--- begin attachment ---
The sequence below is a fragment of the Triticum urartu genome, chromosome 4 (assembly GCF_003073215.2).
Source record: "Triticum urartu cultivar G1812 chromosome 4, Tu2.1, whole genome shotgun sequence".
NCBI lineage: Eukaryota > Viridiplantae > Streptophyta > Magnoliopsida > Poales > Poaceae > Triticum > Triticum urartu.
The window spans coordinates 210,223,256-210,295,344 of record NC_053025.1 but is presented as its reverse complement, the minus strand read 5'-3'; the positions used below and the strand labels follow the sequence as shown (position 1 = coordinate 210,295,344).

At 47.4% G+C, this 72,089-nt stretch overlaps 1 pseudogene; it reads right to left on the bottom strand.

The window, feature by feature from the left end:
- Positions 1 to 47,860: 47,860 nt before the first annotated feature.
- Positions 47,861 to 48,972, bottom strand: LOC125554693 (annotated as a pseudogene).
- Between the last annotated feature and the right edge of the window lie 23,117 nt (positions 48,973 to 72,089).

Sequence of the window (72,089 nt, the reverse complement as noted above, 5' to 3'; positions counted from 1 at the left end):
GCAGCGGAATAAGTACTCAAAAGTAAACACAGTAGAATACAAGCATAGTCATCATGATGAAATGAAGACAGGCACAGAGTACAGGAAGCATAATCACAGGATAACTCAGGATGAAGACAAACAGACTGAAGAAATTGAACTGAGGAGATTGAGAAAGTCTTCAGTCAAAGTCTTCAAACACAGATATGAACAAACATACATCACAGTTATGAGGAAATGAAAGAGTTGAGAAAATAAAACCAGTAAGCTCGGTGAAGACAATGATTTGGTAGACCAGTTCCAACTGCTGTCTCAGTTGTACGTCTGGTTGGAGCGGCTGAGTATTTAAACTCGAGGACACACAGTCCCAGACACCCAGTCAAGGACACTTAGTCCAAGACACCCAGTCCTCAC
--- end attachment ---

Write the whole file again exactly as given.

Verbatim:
The sequence below is a fragment of the Triticum urartu genome, chromosome 4 (assembly GCF_003073215.2).
Source record: "Triticum urartu cultivar G1812 chromosome 4, Tu2.1, whole genome shotgun sequence".
NCBI lineage: Eukaryota > Viridiplantae > Streptophyta > Magnoliopsida > Poales > Poaceae > Triticum > Triticum urartu.
The window spans coordinates 210,223,256-210,295,344 of record NC_053025.1 but is presented as its reverse complement, the minus strand read 5'-3'; the positions used below and the strand labels follow the sequence as shown (position 1 = coordinate 210,295,344).

At 47.4% G+C, this 72,089-nt stretch overlaps 1 pseudogene; it reads right to left on the bottom strand.

The window, feature by feature from the left end:
- Positions 1 to 47,860: 47,860 nt before the first annotated feature.
- Positions 47,861 to 48,972, bottom strand: LOC125554693 (annotated as a pseudogene).
- Between the last annotated feature and the right edge of the window lie 23,117 nt (positions 48,973 to 72,089).

Sequence of the window (72,089 nt, the reverse complement as noted above, 5' to 3'; positions counted from 1 at the left end):
GCAGCGGAATAAGTACTCAAAAGTAAACACAGTAGAATACAAGCATAGTCATCATGATGAAATGAAGACAGGCACAGAGTACAGGAAGCATAATCACAGGATAACTCAGGATGAAGACAAACAGACTGAAGAAATTGAACTGAGGAGATTGAGAAAGTCTTCAGTCAAAGTCTTCAAACACAGATATGAACAAACATACATCACAGTTATGAGGAAATGAAAGAGTTGAGAAAATAAAACCAGTAAGCTCGGTGAAGACAATGATTTGGTAGACCAGTTCCAACTGCTGTCTCAGTTGTACGTCTGGTTGGAGCGGCTGAGTATTTAAACTCGAGGACACACAGTCCCAGACACCCAGTCAAGGACACTTAGTCCAAGACACCCAGTCCTCAC